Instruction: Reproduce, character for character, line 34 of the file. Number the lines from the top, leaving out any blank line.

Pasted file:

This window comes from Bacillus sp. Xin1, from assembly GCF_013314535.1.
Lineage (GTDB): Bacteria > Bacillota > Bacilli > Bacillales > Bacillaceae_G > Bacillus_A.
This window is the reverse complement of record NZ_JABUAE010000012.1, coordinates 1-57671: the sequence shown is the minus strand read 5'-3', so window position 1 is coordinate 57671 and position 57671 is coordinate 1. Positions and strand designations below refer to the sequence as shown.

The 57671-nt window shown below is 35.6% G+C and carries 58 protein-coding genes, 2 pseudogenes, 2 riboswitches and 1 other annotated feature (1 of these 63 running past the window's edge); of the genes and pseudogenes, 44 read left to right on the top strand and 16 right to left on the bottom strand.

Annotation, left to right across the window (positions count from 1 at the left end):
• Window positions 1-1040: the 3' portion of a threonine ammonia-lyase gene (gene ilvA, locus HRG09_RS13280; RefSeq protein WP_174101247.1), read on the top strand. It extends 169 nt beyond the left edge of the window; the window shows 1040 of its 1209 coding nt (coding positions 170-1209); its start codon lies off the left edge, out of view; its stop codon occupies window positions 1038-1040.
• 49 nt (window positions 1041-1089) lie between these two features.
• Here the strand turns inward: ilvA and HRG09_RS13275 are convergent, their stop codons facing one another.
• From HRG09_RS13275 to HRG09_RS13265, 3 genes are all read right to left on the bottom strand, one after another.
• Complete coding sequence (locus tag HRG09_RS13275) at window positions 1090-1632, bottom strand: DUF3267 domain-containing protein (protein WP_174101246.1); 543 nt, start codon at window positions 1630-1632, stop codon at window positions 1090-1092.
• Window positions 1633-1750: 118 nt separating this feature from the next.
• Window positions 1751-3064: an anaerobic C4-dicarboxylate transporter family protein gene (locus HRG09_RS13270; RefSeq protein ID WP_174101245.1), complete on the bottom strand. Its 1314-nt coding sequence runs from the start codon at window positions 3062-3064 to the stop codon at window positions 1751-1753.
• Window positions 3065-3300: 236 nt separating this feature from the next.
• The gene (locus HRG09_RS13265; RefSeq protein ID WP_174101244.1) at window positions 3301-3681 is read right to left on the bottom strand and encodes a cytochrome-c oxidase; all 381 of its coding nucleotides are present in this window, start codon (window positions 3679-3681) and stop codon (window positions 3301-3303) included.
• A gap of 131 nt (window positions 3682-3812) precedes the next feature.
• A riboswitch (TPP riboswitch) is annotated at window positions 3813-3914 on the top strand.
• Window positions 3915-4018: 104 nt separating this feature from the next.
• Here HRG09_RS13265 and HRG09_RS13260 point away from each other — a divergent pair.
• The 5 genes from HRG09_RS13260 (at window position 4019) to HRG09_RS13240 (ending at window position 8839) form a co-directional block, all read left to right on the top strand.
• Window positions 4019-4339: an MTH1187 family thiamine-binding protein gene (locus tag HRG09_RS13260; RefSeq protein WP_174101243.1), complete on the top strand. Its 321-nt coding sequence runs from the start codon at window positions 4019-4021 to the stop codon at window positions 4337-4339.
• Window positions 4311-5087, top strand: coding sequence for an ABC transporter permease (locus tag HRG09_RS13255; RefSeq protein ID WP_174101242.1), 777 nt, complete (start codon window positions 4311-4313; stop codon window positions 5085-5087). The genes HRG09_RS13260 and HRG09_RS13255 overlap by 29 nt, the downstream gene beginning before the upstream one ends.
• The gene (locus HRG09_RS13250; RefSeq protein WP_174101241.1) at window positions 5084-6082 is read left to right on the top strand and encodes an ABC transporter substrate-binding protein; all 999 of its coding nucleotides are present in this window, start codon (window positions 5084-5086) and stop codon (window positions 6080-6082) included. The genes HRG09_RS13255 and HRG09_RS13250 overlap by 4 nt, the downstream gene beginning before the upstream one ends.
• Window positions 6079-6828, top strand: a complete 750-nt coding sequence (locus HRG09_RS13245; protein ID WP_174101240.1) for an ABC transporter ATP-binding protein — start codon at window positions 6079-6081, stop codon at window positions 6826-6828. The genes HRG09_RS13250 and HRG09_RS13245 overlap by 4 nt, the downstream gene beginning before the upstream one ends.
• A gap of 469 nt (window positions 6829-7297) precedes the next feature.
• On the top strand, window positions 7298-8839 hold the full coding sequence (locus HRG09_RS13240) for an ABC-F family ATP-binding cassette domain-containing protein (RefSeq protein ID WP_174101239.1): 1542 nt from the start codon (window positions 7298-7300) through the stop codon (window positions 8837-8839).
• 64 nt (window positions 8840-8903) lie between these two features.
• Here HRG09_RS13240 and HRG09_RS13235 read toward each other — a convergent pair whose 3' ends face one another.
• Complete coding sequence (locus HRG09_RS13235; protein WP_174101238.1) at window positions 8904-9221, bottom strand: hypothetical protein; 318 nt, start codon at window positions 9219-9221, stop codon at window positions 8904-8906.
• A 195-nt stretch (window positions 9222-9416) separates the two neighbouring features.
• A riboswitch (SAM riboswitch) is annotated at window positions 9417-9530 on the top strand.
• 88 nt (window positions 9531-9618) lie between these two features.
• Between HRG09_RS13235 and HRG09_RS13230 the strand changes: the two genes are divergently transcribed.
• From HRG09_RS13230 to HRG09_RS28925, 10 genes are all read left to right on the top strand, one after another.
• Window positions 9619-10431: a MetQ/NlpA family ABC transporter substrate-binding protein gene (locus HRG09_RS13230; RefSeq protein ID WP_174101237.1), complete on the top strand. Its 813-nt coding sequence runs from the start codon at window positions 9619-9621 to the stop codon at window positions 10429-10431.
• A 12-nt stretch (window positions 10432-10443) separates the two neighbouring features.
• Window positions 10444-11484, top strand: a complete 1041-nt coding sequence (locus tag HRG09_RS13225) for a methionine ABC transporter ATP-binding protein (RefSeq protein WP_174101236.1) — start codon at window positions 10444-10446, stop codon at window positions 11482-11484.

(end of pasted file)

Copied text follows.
• Window positions 9619-10431: a MetQ/NlpA family ABC transporter substrate-binding protein gene (locus HRG09_RS13230; RefSeq protein ID WP_174101237.1), complete on the top strand. Its 813-nt coding sequence runs from the start codon at window positions 9619-9621 to the stop codon at window positions 10429-10431.